Tuesday, July 7, 2020

July 1 Vote Energized Opposition to Putin and Intensified Succession Struggle, Pavlovsky Says

Paul Goble

            Staunton, July 5 – By asking Russians to vote yes or no on Putin’s proposals, the Kremlin made a serious mistake, transforming what might have been something like an election into “’a question of trust,’” as the Kremlin spokesman put it; and its results simultaneously highlighted the size of opposition to Putin and thus intensified the succession struggle, Gleb Pavlovsky says.

            Worse, the political technologist and commentator says, those who voted for the amendments did so less because they were for Putin than because they are conservatives. The regime can do nothing with them, but those who voted no are now a clearly defined and even legitimized group (business-gazeta.ru/article/473779).

            And consequently, Pavlovsky says, instead of resolving the question of succession, Putin made it much bigger and more explosive because now the question is not simply who will replace him at some point but how the system will be transformed after he goes. By personalizing the constitution, he has ensured that it won’t long outlast his time in office. 

            Indeed, by acting as he has, Putin has recreated a situation much like the one that existed at the time of the death of Stalin. Everyone who had a chance to succeed realized that the only path forward was to be an anti-Stalinist. Beria recognized that first, but very quickly so did all the others. No one positioned himself as a continuer of the late dictator’s approach.

            The simplest thing for the successors would be to “annul” Putin’s constitution and go back to the 1993 one he has gutted, but that is only one possibility; and the others could destabilize the system further, the political commentator says. Thus, Putin did not get the mandate he sought or a solution to his problems. He made them worse.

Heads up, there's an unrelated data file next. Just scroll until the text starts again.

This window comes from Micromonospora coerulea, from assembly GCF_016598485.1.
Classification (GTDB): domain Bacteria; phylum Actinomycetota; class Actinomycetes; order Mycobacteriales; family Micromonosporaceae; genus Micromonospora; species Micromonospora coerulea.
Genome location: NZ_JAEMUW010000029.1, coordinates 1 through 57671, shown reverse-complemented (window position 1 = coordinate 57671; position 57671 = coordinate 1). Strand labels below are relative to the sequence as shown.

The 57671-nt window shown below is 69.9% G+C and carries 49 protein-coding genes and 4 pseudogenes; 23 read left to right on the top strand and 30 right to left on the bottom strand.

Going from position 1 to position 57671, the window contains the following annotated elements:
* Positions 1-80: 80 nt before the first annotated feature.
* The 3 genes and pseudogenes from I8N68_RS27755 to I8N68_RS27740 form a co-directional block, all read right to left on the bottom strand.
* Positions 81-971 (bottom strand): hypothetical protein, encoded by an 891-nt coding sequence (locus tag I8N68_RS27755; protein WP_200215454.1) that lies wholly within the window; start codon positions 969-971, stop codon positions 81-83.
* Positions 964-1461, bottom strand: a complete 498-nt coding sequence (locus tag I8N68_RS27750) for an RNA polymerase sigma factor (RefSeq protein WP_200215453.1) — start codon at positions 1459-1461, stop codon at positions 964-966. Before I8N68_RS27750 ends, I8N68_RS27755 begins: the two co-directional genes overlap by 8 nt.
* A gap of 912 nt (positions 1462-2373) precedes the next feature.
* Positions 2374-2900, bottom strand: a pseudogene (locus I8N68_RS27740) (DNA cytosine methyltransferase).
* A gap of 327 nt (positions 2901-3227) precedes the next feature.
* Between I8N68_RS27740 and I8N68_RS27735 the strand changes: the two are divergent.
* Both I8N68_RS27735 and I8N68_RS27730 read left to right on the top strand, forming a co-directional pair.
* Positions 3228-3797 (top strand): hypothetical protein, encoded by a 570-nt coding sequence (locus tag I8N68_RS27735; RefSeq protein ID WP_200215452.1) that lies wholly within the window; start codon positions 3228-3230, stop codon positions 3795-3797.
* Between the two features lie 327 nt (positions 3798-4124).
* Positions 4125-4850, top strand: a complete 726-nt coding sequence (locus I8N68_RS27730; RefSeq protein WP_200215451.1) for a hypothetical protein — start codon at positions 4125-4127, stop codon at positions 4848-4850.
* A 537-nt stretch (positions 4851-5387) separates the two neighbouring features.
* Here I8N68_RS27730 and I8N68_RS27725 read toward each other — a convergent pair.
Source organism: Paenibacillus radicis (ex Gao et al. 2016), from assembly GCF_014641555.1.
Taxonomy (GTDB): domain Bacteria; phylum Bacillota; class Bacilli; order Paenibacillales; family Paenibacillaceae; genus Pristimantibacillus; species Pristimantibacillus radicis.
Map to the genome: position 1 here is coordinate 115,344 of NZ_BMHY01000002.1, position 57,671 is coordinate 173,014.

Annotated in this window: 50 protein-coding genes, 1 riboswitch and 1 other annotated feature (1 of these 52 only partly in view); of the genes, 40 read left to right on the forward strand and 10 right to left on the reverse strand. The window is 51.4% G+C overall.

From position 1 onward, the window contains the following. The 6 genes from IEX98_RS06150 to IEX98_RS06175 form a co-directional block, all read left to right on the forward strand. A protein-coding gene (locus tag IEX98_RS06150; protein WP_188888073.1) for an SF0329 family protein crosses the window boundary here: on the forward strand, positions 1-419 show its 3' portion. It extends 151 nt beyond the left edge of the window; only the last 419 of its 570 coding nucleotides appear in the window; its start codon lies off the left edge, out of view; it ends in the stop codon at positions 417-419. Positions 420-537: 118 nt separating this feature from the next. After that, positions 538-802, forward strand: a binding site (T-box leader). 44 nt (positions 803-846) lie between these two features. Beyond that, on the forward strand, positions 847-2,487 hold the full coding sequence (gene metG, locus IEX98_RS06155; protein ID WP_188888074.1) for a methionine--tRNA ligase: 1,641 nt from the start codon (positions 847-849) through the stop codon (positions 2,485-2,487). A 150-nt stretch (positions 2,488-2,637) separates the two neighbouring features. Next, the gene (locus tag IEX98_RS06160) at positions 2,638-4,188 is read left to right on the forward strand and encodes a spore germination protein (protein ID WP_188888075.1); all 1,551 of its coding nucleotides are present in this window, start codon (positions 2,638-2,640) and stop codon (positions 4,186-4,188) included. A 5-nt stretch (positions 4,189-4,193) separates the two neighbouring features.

Now, Pavlovsky says, there is a chance that Putin will try something even more extreme. After all, he has always been “a latent extremist.” He might try a new attack abroad or a pogrom at home, but there is a good chance that these would backfire, the first as Crimea did and the second by causing those not attacked first to assume they could be next.

            The Kremlin leader might try something in Belarus, but that would be especially dangerous. He and Lukashenka are like “a pathological family” in which the two partners can’t live together but can’t divorce because if either goes, the other would soon fall into disaster. It isn’t clear whether Putin understands that.

            And he is always inclined to go too far because “triumphalism is the Kremlin’s only ideology. Because we have three powers in the country – the formal (which is enumerated in the laws and Constitution), the informal (that which exists by telephone calls), and the demonstrative,” the propaganda machine that “imitates power, victory and triumph” all the time.

            “Authoritarianism can be effective if there is a working bureaucratic system which is able to take orders and fulfill them,” Pavlovsky continues. But Russia doesn’t have one. Putin used to be fully in charge, but in the pandemic, he ceded power to others – they were more effective than he and everyone can see that.

            That is having the effect of creating a situation in which the pre-existing Russian system has “not a single chance to survive” the pandemic. Putin’s remaining supporters expected him to act and he didn’t; and his increasingly numerous opponents open or not see that he didn’t and want someone in his place who will.

            This reflects a fundamental reality, he says. “The Russian system is able to do only one thing: it isn’t capable of developing and modernizing, it isn’t capable of military mobilization (thank God!) but it can survive.” When the people on top cease functioning, those below can still  do so. “The system is smarter than its bosses.”

            This system arose with the collapse of communism and one can say that “the entire Russian Federation system is a means of survival during a catastrophe … Crises and threats keep its apparatus of survival up to snuff. We have survived, and this is a success; but it is not a success of Putin.” It is the success of this broader striving to survive.

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